Food Term Glossary

The Physicians Committee

Food Term Glossary

Agar—is a sea vegetable used as a thickener and gelling agent instead of gelatin, which is an animal by-product.  Available in natural food stores and Asian markets.  It may also be called “agar agar.” Agar comes in several forms, including powder and flakes.  The powder is the easiest to measure and the most concentrated form of agar.  If a recipe calls for agar flakes and you are using powder, you will have to adjust the amount you use as follows:  for each teaspoon of powder called for in the recipe, use approximately 1 1/2 tablespoons of flakes to substitute.

Arrowroot—is a fine white powder from a tropical plant. It functions as a thickener to replace cornstarch, which is more refined than arrowroot.

Barley flour—is made from the whole grain barley and can be used in baked goods in place of part or all of the wheat flour for a light, somewhat crumbly product. 

Brown rice—is a an excellent source of protective soluble fiber as well as protein, vitamins, and minerals that are lost in the milling of white rice. It is available in long grain and short grain varieties.  Long grain, which is light and fluffy, includes basmati, jasmine, and other superbly flavorful varieties.  Short grain is more substantial and perfect for hearty dishes.  Nutritionally, there is very little difference between the two.  the rice grain is further processed, it become ents.

Bulgur—is a grain made from wheatberries that have been cracked and toasted. It cooks quickly and has a delicious, nutty flavor. Bulgur is high in fiber and protein, contains easily absorbed minerals and vitamins, such as iron and calcium and folic acid. It may also be sold as "Ala."

Carob powder—is the roasted powder of the carob bean, which can be used in place of chocolate in many recipes. One appeal of carob over chocolate is that carob is caffeine-free.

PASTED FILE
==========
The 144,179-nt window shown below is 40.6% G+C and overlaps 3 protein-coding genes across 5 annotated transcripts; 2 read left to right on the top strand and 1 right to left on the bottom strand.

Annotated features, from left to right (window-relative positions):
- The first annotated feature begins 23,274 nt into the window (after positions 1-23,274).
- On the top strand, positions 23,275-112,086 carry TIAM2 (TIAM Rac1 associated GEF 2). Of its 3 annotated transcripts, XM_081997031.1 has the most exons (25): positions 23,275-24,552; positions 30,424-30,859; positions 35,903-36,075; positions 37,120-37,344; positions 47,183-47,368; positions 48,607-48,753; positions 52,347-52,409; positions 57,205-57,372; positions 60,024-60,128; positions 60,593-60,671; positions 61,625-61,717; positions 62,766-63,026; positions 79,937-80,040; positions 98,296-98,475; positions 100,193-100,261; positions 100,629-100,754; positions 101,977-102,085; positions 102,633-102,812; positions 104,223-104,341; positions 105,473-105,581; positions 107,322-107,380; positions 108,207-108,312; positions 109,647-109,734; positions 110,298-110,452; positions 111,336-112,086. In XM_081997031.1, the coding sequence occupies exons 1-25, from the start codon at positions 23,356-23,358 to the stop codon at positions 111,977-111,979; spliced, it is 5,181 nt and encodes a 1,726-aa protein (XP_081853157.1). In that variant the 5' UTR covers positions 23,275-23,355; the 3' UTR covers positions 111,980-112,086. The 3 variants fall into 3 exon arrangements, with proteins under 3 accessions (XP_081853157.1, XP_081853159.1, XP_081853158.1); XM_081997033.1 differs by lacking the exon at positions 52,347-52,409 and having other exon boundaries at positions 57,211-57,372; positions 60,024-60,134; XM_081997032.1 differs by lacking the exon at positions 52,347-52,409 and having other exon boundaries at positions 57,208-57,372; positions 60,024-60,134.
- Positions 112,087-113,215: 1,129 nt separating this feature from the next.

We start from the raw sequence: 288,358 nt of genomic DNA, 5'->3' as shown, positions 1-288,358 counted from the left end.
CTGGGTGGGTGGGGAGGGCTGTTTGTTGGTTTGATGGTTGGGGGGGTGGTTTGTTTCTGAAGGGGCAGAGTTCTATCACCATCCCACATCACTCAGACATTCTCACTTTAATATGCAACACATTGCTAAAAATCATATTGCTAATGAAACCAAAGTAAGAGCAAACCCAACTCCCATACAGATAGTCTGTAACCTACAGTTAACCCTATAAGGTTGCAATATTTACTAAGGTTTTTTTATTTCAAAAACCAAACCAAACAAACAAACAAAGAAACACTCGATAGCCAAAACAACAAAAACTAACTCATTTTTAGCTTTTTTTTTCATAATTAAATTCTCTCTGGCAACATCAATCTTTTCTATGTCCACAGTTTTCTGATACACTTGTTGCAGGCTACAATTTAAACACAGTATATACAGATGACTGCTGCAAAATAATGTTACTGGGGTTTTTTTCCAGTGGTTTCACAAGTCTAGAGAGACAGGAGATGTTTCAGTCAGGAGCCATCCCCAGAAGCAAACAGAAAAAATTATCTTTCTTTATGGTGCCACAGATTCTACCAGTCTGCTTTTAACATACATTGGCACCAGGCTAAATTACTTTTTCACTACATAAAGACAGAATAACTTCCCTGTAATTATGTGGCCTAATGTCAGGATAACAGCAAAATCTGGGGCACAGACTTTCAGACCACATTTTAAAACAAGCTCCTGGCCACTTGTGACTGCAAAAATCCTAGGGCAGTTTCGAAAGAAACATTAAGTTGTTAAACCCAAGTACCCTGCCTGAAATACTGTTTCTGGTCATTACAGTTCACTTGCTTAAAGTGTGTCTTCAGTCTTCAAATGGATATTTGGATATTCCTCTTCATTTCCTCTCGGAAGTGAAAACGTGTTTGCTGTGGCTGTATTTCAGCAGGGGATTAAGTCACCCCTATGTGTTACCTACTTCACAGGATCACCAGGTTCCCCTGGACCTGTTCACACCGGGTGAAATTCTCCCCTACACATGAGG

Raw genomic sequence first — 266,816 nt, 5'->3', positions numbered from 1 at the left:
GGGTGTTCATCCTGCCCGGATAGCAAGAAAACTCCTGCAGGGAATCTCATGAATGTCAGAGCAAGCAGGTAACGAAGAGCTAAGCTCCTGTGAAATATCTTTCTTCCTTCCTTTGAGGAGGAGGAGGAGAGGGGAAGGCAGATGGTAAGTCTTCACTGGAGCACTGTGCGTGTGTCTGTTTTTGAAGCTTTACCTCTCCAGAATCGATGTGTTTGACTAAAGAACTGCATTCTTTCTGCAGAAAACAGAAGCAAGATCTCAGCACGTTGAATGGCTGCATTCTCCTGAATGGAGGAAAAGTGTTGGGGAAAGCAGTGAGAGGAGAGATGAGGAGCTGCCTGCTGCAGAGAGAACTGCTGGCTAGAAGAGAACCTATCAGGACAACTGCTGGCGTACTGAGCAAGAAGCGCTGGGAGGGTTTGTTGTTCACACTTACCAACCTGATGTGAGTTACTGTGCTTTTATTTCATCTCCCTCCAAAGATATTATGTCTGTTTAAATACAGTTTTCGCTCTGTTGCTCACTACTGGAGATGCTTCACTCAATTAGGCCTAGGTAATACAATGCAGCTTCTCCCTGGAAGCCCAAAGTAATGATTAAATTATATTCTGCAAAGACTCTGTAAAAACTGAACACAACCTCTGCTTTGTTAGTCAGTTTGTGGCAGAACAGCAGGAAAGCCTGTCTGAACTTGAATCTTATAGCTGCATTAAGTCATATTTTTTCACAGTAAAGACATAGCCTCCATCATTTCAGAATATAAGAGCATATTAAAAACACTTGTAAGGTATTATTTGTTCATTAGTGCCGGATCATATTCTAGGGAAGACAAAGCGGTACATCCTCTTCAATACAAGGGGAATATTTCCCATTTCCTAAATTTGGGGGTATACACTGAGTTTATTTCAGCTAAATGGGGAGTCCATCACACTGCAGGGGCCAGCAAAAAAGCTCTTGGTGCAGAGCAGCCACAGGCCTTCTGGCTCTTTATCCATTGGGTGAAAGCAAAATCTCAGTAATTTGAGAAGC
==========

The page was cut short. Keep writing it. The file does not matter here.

Chickpeas—are also called garbanzo beans. These versatile light-brown beans have a nutty flavor and are a great source of protein, fiber, folate, vitamin B6, vitamin C, and zinc. They are available dried or canned.

Couscous—is a very small pasta, although it looks like a grain.  It is made of durum wheat that has been ground, steamed, and dried. It is available in refined or whole grain forms and cooks quickly (in about five minutes).

Date pieces—are pitted, chopped dates coated with oatmeal flour to keep them from sticking together. 

Fines Herbs— is an herb blend that usually features equal parts of tarragon, parsley, and chives, and may also contain chervil.  Look for it in the spice section.

Green chilies—also called Anaheim chilies, are one of the most commonly used "cooking" chilies and are mildly hot.  These are available canned or fresh.  When using fresh chilies, remove the skin by charring it under a broiler and rubbing it off once it has cooled.

Instant bean flakes—are precooked black or pinto beans which can be quickly reconstituted with boiling water and used as a side dish, dip, sauce, or burrito filling. 

Italian herbs—refers to a commercially-prepared mixture of Italian herbs: basil, oregano, thyme, marjoram, etc.  May also be called “Italian Seasoning.”

Jicama (“hick-ama”)—is a crisp, slightly sweet root vegetable and an excellent source of vitamin C and dietary fiber. It is usually used raw in salads and with dips, but may also be steamed, stir-fried, or roasted.